It’s now time to do some more manipulations with differential forms on a Riemann surface. This will establish several notions we will need in the future.

**The Hodge star **

Given the 1-form in local coordinates as , define

In other words, given the decomposition , we act by on the first sumamand and by on the second. This shows that the operation is well-defined. Note that is conjugate-linear and . Also, we see that if . This operation is called the **Hodge star**.

From the latter description of the Hodge star we see that for any smooth ,

From the definitions of , this can be written as if is the usual Laplacian with respect to the local coordinates .

The Hodge star allows us to define co things. A form is **co-closed** if ; it is **co-exact** if for smooth.

**Conjugation **

Given , define

It can be checked that, since the transition functions are holomorphic, the definition transforms appropriately. Moreover, writing , we have ; this is another way of seeing that conjugation is well-defined (i.e., it comes from the map via complex conjugation on the first factor, where the subscript refers to the real tangent space).

Moreover, the operators and **anticommute**.

The conjugation will be necessary when we place a Hermitian inner product on the space of complex-valued differentials.

**Harmonic and holomorphic differentials **

The reason we need these is that globally defined harmonic or holomorphic functions are constant on a compact surface; this is basically the maximum principle. So a differential is **harmonic** if locally for harmonic (i.e., in local coordinates—note that the choice of local coordinates does not matter by the discussion above on the Hodge star!).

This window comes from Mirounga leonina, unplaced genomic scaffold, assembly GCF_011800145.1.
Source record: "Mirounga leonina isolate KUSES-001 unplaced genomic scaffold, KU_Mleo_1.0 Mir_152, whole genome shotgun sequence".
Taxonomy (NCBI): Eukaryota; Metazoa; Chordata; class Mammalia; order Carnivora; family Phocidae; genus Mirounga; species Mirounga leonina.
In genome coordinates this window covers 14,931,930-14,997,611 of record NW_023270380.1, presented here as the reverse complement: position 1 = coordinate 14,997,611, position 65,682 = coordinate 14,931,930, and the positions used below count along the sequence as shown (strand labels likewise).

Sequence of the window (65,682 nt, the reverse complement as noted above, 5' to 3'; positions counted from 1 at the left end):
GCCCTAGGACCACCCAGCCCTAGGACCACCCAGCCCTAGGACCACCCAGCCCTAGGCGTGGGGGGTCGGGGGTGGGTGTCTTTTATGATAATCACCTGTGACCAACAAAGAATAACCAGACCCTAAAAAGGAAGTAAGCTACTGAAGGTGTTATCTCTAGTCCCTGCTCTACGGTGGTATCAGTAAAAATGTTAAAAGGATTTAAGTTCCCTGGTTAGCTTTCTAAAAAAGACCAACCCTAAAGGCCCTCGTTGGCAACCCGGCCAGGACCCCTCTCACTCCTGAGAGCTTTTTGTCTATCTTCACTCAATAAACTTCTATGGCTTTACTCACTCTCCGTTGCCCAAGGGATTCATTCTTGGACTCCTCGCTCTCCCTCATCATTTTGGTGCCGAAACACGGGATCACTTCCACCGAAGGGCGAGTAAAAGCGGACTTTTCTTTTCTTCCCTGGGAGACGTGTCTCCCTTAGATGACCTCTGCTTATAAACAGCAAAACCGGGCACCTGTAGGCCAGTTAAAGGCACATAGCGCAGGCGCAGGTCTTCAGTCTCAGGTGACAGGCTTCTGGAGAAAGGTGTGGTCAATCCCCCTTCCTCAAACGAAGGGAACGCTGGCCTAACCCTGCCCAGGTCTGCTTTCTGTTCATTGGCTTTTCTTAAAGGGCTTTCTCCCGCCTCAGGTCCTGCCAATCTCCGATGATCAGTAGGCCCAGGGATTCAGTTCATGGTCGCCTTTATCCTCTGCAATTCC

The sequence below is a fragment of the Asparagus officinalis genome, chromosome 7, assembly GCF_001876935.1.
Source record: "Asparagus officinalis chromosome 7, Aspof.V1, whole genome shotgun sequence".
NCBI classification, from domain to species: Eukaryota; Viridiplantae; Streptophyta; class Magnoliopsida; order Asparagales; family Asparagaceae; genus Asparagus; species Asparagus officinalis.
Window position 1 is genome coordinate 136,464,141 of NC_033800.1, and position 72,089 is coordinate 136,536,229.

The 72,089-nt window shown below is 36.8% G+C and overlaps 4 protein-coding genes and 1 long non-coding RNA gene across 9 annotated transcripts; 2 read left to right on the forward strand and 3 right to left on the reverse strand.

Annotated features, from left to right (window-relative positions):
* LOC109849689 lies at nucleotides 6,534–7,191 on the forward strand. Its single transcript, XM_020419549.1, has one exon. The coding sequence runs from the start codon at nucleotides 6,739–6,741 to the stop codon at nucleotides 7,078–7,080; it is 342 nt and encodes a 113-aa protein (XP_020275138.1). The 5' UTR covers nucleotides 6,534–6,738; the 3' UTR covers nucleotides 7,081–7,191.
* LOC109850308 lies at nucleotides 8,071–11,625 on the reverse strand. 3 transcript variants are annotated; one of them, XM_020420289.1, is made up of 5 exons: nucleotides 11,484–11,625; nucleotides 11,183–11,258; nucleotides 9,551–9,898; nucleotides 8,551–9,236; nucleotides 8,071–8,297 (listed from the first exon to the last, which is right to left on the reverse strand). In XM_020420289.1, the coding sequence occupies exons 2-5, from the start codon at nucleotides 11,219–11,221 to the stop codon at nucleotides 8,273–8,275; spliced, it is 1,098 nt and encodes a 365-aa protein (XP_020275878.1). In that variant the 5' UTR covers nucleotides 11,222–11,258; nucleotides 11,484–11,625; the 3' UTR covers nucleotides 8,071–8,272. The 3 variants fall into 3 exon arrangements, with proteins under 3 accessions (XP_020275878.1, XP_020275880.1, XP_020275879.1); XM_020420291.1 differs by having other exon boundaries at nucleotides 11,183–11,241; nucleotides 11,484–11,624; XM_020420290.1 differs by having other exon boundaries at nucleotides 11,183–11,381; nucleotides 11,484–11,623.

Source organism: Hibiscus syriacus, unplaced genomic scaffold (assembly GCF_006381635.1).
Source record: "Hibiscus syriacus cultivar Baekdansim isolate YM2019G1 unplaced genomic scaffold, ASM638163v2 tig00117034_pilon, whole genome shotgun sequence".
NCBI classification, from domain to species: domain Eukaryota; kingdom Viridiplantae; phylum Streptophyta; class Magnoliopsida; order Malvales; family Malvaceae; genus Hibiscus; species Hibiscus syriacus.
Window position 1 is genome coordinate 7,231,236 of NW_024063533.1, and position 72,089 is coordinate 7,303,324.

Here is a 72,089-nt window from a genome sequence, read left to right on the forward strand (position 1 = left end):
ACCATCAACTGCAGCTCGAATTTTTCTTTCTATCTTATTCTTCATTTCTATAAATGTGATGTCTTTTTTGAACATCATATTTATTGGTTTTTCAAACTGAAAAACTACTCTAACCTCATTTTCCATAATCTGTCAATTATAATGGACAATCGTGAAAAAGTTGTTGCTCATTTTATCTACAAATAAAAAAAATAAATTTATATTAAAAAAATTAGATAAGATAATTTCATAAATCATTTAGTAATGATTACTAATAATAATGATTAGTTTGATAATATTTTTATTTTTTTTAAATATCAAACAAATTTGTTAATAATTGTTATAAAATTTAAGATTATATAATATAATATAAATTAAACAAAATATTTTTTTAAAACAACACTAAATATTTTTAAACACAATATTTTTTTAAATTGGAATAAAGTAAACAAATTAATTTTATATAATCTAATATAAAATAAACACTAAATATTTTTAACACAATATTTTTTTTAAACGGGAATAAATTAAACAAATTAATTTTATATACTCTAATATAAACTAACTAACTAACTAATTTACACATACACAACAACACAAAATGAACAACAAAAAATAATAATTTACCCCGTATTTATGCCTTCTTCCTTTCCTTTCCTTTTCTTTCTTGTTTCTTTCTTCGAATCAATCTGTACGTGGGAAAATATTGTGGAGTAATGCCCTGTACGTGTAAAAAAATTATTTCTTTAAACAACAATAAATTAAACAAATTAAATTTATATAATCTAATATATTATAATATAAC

There is a basic and standard criterion for harmonicity:

Proposition 1is harmonic iff it is closed and co-closed.

If with harmonic locally, then is evidently closed, and in local coordinates , . Conversely, a closed form is locally exact (Poincare lemma), so locally for some smooth . If is co-closed then reversing the reasoning shows is harmonic.

Next, we do the same for holomorphic differentials. is **holomorphic** if locally for holomorphic. Note in particular that in local coordinates is holomorphic iff it is of the form

for holomorphic. In particular, . Also, is harmonic.

This is actually a sufficient condition as well for holomorphicity.

Proposition 2is holomorphic iff is closed and .

We have proved the “only if” statement. Assume satisfies the latter two conditions; then, by the second, locally

and by the first, , which is the Cauchy-Riemann equation for . In particular, is holomorphic if is harmonic.

**Integration **

A Riemann surface is an oriented two-manifold: the holomorphic changes of coordinates have Jacobians of the form

and consequently have positive determinants. Thus we can talk about integration.

If is a compact submanifold with boundary and a 1-form on , then

by Stokes’ theorem.

It is useful to collect some corollaries of this formula.

First, replacing by :

If or has compact support, then we can replace by —so the formula becomes

**The inner product **

Define a **measurable 1-form** to be a measurable section of the complexified tangent bundle, where measurable means that in local coordinates for measurable. Define the **inner product** of 1-forms by

whenever the integral is defined. Say are supported in a coordinate neighborhood with coordinate . Then if , then

so

In particular, by using a partition of unity, we see that the inner product is Hermitian and positive-definite. Define to be the set of 1-forms with , modulo those which coincide almost everywhere. This is actually a Hilbert space; the proof is the same as it is for the normal spaces. Namely, given differentials with (we can always extract from a Cauchy sequence such a subsequence), then the sum

converges almost everywhere; this is seen by writing in local coordinates and using Fatou’s lemma. Similarly as in the usual case, the aforementioned sum is the limit of the sequence .

Next, I will explain the decomposition of .

December 6, 2009 at 7:48 pm

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